Venkata "Ravi" Yelleswarapu

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  • A handheld detector enabling droplet microfluidics
    A handheld detector enabling droplet microfluidics
  • 1000 Droplet makers are integrated onto one device for high-throughput droplet generation
    1000 Droplet makers are integrated onto one device for high-throughput droplet generation
  • RPI Biomedical Engineering REU Poster Symposium (2013)
    RPI Biomedical Engineering REU Poster Symposium (2013)
  • During my undergrad, I was fortunate enough to conduct research in many institutions through REUs and internships
    During my undergrad, I was fortunate enough to conduct research in many institutions through REUs and internships
  • Sample rendering of a potential design for a combined MRI-CT Scanner, where model designs and field interactions were further simulated via Finite element analysis.
    Sample rendering of a potential design for a combined MRI-CT Scanner, where model designs and field interactions were further simulated via Finite element analysis.
  • Laser Scalpel from OmniGuide, where I worked as a Marketing/Clinical Development Intern.
    Laser Scalpel from OmniGuide, where I worked as a Marketing/Clinical Development Intern.
A handheld detector enabling droplet microfluidics
A handheld detector enabling droplet microfluidics

Career Goals

My goal is to invent microchip-based tools that enable accessibility to medical diagnostics in resource poor settings. Inspired by the success of cell phones in resource limited settings, I am building hybrid microfluidic-electronic systems that embed and automate complex processes into a chip that requires minimal user expertise. Having been born and raised during my childhood in rural India, I have first-hand experience of the dire need for improved tools to diagnose water-borne pathogens or to diagnose Tuberculosis. 


My ambition to tackle these high impact problems requires a broad skillset so I double majored in Biomedical and Electrical Engineering at Boston University, with a Nanotechnology concentration. I am currently pursuing this passion as a second year Bioengineering PhD candidate at UPenn, where I integrate microfluidics, microelectronics, and materials science to create miniaturized platforms for point-of-care diagnosis.


I am actively involved in tech commercialization through programs like Penn Biotech Consulting Group and acting as a Tech Consultant for the Y-Prize competition at Penn.  I am also an active Penn Center for Innovation fellow, where I actively work with Technology licensing officers to evaluate disclosures to understand how Intellectual Property and Tech Transfer work together to create a true societal impact.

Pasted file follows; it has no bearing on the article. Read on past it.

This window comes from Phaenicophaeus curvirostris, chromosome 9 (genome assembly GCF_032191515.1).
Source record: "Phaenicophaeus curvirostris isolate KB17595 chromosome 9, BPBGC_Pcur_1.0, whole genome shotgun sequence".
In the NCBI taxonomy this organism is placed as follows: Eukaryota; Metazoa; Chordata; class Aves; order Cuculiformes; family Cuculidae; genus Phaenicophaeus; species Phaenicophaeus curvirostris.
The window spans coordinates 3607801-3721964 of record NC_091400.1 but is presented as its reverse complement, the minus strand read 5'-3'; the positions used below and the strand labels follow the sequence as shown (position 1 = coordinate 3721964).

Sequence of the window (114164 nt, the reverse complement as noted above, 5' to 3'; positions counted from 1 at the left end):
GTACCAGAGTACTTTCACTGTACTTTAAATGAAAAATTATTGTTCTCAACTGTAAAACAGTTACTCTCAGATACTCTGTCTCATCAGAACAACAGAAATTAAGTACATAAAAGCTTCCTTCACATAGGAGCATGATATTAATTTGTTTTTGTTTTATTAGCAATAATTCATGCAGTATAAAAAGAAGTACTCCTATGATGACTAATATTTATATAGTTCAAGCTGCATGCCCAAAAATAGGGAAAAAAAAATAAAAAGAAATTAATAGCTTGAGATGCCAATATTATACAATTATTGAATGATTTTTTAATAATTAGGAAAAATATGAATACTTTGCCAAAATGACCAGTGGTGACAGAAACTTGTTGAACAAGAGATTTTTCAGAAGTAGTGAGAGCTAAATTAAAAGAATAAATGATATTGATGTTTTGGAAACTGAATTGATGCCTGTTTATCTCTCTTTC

PhD Research Projects

Microfluidic Fluorescent Droplet Reader

  • Develop a portable, cost-effective droplet reader that can replace flow cytometers in resource poor settings for potential applications in cell capture, digital PCR, and general microfluidic diagnostics.
  • I've been lucky enough to work with IP Group to spin off this project into a startup where we received our second round of funding during spring 2017. I've learned a great deal about commercializing and what it takes to transform a research idea into a commercial product. While giving live demos is often nerve wracking, it truly shows the robustness and confidence with which we can operate the platform. 

Parallelized Droplet Maker

  • Integrate 10k+ droplet makers on a single 10x10cm^2 chip for high throughput droplet generation.
  • Extend droplet chemistry capabilities by fabricating droplet makers in PDMS, glass, or silicon

MicroPore Filter for Rare Cell Capture

  • Immunomagnetically capture rare cells in blood using permalloy filters at high flow rates for early detection in clinically relevant turnaround times.

I have several projects on the side where I am currently working on integrating droplet sorting for downstream analysis, using COMSOL to model microfluidic interactions with the magnetic materials we build, and how to truly shrink microfluidic setups that are burdened by syringe pumps and automate them into portable devices. 


Selected Projects from Undergrad

Microfluidic Assembly for Point of Care Diagnostics

We built a Bluetooth enabled, Arduino reader for automated diagnosis of transparency changes in microfluidic devices. 


EC327 Software Engineering - Android Project

We created an android app to test how "drunk" users were based on a set of tests gauging logic, balance, and reaction. 


EC311 Logic Design - Pong

Using an FPGA board and Verilog, we recreated the classic Pong with many more features.


BE491 - "Snake Eyes"

For our Biomedical Instrumentation, we used an Elecro-oculogram to measure changes in voltage as the eyes moved to control the Snake in the classic game.